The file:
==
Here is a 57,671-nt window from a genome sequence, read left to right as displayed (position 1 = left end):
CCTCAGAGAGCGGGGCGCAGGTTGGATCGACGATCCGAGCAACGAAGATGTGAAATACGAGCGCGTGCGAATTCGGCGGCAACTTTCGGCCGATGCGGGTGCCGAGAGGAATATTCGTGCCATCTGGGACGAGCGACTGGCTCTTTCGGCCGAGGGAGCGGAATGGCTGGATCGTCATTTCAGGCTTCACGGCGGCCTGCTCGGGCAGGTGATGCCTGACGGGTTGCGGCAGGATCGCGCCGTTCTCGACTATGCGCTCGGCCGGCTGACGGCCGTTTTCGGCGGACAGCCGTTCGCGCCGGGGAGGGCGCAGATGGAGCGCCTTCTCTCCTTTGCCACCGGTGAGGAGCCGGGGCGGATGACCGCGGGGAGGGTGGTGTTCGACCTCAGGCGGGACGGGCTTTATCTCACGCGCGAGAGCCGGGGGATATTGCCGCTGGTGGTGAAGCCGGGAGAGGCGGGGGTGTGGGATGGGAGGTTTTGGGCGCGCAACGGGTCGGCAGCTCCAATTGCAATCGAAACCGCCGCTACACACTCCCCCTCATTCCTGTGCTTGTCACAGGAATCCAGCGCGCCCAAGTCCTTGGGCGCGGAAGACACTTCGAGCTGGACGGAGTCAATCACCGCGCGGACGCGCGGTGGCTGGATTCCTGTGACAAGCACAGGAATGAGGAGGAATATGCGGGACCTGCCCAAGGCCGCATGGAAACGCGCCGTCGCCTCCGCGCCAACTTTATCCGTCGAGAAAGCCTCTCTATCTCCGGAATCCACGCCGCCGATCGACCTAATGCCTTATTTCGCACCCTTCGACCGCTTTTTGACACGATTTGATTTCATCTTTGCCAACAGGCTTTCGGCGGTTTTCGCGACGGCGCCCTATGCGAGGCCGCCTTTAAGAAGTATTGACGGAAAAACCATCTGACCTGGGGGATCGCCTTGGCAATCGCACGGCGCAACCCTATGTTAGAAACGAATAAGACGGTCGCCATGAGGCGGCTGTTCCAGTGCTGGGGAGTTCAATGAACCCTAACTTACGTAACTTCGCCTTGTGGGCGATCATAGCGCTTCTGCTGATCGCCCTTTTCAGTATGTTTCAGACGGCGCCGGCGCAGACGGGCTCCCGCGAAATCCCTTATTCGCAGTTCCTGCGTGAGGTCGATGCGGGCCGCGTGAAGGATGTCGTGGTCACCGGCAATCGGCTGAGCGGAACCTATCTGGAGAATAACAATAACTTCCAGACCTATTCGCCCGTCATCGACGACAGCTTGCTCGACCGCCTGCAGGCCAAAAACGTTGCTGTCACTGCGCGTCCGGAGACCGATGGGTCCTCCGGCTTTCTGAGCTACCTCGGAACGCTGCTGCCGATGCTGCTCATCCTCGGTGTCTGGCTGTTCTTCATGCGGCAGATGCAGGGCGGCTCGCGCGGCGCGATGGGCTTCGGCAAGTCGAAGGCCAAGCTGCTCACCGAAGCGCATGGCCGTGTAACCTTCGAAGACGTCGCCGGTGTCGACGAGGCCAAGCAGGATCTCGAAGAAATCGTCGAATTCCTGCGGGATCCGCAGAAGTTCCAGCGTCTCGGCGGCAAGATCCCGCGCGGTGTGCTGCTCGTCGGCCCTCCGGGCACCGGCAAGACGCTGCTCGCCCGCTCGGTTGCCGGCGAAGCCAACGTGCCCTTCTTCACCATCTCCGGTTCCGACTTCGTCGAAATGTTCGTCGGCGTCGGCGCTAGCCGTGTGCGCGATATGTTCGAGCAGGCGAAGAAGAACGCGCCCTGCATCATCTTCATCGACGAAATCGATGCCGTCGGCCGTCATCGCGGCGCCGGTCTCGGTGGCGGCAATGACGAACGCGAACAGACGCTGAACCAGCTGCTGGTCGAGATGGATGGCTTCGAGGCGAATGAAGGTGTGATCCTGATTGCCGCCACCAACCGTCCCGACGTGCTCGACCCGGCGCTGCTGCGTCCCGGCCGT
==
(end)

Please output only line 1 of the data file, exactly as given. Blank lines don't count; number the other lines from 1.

Here is a 57,671-nt window from a genome sequence, read left to right as displayed (position 1 = left end):